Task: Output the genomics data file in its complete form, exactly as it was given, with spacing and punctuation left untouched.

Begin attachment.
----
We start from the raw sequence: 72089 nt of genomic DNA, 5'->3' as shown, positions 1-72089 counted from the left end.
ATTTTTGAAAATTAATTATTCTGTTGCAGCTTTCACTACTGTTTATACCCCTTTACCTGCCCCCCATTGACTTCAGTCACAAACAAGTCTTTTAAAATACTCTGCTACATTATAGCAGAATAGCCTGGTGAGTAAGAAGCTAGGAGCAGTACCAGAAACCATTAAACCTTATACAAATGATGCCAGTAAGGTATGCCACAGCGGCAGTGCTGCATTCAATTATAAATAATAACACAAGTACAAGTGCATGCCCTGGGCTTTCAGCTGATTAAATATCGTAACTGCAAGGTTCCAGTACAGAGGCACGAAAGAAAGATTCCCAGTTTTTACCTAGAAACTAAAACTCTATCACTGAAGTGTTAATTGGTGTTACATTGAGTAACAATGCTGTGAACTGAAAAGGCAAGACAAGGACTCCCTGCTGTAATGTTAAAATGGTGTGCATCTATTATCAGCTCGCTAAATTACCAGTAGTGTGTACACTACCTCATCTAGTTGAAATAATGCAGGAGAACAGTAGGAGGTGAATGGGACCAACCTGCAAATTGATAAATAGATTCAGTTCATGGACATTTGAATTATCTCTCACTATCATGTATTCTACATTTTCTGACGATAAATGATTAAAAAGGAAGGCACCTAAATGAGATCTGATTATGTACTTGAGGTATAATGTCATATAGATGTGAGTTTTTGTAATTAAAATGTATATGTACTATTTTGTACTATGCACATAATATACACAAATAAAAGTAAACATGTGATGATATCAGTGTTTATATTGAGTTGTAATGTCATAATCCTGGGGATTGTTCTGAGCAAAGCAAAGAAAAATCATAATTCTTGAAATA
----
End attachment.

We start from the raw sequence: 72089 nt of genomic DNA, 5'->3' as shown, positions 1-72089 counted from the left end.
ATTTTTGAAAATTAATTATTCTGTTGCAGCTTTCACTACTGTTTATACCCCTTTACCTGCCCCCCATTGACTTCAGTCACAAACAAGTCTTTTAAAATACTCTGCTACATTATAGCAGAATAGCCTGGTGAGTAAGAAGCTAGGAGCAGTACCAGAAACCATTAAACCTTATACAAATGATGCCAGTAAGGTATGCCACAGCGGCAGTGCTGCATTCAATTATAAATAATAACACAAGTACAAGTGCATGCCCTGGGCTTTCAGCTGATTAAATATCGTAACTGCAAGGTTCCAGTACAGAGGCACGAAAGAAAGATTCCCAGTTTTTACCTAGAAACTAAAACTCTATCACTGAAGTGTTAATTGGTGTTACATTGAGTAACAATGCTGTGAACTGAAAAGGCAAGACAAGGACTCCCTGCTGTAATGTTAAAATGGTGTGCATCTATTATCAGCTCGCTAAATTACCAGTAGTGTGTACACTACCTCATCTAGTTGAAATAATGCAGGAGAACAGTAGGAGGTGAATGGGACCAACCTGCAAATTGATAAATAGATTCAGTTCATGGACATTTGAATTATCTCTCACTATCATGTATTCTACATTTTCTGACGATAAATGATTAAAAAGGAAGGCACCTAAATGAGATCTGATTATGTACTTGAGGTATAATGTCATATAGATGTGAGTTTTTGTAATTAAAATGTATATGTACTATTTTGTACTATGCACATAATATACACAAATAAAAGTAAACATGTGATGATATCAGTGTTTATATTGAGTTGTAATGTCATAATCCTGGGGATTGTTCTGAGCAAAGCAAAGAAAAATCATAATTCTTGAAATA